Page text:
"Donald Trump 2024 Website" bought by Comedians


    - by Andy Churley -

    Yesterday morning the Guardian newspaper reported that President Trump has been pranked by two comedians. These humourists purchased the domain and put up a spoof website which claims ‘I lost the election’ and has the word ‘loser’ distributed liberally throughout the content.

    Irrespective of your political affiliation, this domain registration and supporting website displays a number issues that many businesses also regularly encounter. While these errors have been exploited by comedians for amusement’s sake, that’s not always the case and more serious issues affect many brand owners every year.

    Issue number 1: Domain name portfolio management. No one on the team thought to register the domain name to protect the president’s brand, despite there being much talk in the media about the President running for office again in 2024. A .COM domain name costs less than-$15 for a year. The cost of reputational damage, in this case, is already high and could end up being a very long lasting one.

    Issue number 2: Registration of IP Rights. The President’s campaign team has registered ‘Make America Great Again’ and ‘Keep America Great’, but no one either on his campaign team or in any of his organisations seems to have registered the trademark ‘Donald J Trump’ although Donald J Trump Signature collection was registered in 2011.

    What these issues mean in a wider business context

    Brand owners depend on the strength of their brands to positively affect sales and reputation. More than one company can have the same trademark – a classic example of this is ‘Polo’, which is a confectionary, a clothing brand and a type of car. However, on the internet, owning the domain ‘’ is a unique experience – there is only one. In this example, the domain is owned by Ralph Lauren.

    Therefore, if the domain has been legitimately purchased, which as first sight appears to be the case and no bad faith can be proven, the domain name can be held indefinitely by the first registrant, effectively denying its use by another registrant.

    Since no trademark appears to exist for Donald J Trump, it would be almost impossible to repatriate the domain name using the well-established Uniform Dispute Resolution Policy (UDRP) or even suspending the domain name through the Uniform Rapid Suspension (URS) programme. This will make it almost impossible for the Trump team to recover or suspend the domain name.

    Learnings for Brand Owners

    This rather amusing case actually has some serious and valuable lessons to be learnt by Brand Owners

    1 – Make sure you analyse the need for and then actually register relevant domain names

    Consider registering domains such as:

    • your brands e.g.
    • brand variants e.g.
    • jurisdictions in which you intend to trade e.g.
    • product brands e.g. and
    • typos (where necessary) e.g.
    • key events and slogans e.g. ibmblackfriday or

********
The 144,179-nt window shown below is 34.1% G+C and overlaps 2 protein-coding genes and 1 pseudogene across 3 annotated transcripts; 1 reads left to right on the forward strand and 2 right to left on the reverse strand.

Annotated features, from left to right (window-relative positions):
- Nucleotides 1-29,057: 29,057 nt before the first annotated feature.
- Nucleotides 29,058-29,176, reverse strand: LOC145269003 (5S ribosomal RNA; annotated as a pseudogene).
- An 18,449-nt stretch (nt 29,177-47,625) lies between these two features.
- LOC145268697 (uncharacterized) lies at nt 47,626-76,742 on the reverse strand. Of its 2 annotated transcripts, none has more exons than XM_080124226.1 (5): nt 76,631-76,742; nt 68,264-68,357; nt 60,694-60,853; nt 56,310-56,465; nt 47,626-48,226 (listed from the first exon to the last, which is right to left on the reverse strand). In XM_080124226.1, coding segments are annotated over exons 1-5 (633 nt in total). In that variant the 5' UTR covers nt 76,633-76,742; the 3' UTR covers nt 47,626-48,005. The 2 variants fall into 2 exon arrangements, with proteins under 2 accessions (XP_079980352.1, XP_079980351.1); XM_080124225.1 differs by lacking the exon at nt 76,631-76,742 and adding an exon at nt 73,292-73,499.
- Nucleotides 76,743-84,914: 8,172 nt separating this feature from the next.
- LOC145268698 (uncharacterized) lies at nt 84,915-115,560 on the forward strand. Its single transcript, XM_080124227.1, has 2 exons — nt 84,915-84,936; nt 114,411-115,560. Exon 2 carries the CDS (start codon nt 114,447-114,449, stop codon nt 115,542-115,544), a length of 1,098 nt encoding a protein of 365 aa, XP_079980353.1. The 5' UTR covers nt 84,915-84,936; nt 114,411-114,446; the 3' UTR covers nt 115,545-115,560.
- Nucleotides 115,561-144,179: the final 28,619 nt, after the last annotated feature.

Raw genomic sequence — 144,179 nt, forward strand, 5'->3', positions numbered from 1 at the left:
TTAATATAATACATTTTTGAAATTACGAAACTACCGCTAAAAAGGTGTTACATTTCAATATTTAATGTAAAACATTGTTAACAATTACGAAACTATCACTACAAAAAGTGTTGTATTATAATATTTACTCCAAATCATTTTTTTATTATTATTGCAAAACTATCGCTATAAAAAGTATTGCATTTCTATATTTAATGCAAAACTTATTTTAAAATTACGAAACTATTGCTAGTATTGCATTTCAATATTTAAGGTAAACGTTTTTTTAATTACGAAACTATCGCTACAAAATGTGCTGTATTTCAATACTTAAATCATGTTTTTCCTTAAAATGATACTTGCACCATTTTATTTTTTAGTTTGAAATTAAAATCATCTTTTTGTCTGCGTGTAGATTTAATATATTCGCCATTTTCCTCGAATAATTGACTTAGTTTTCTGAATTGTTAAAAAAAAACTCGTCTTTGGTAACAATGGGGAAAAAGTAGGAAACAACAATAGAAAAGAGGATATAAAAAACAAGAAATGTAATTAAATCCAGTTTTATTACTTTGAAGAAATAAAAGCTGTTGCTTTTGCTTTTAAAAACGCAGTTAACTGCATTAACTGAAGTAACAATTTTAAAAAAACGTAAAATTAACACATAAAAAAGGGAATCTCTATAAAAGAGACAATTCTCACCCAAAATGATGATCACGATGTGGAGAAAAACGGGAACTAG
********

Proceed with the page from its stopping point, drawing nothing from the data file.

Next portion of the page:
• current events and causes e.g.
    • common phrases e.g.
    • homographs e.g

    2 – Make sure your domain portfolio and trademark portfolio support each other

    Registering domain names that match the jurisdiction and classes of your trademarks will cut down on recovery costs. To recover a domain name through the legal route using UDRP will cost at least $5,000 or more, compared with $10 to register a domain name. For example, if IBM has a UK trademark for its core brand IBM it should make sure it registers as a domain name. If the trademark for IBM is registered in Class 9 - IT equipment, it should also consider registering

    3 - Pursue transgressions aggressively

    Almost all brand owners invest a lot of time, effort and money in building their brands only to have fraudsters try to benefit from that investment online. Copycat websites, websites selling counterfeit products, domain cybersquatting, false claims of association and traffic diversion are just some of the nefarious activities that should be hunted down and removed relentlessly.

    BrandShelter recommends brand owners to take advantage of a complimentary audit that will help you to rationalise and optimise your portfolio by: (1) analysing the makeup of your domain portfolio; (2) making recommendations on which domains in the portfolio bring little brand value and can therefore be deleted; and (3) assessing which domain names might provide cost effective additional protection for the brand and should be considered for registration.

    About the author

    Andy Churley manages marketing for CentralNic Brand Services. With a wealth of knowledge and experience in the domain name and brand protection sectors, Andy has held senior positions at leading online brand protection and IT security companies. Andy has designed and built several online brand protection systems and has advised some of the most recognised brands on the planet on their online brand protection strategies.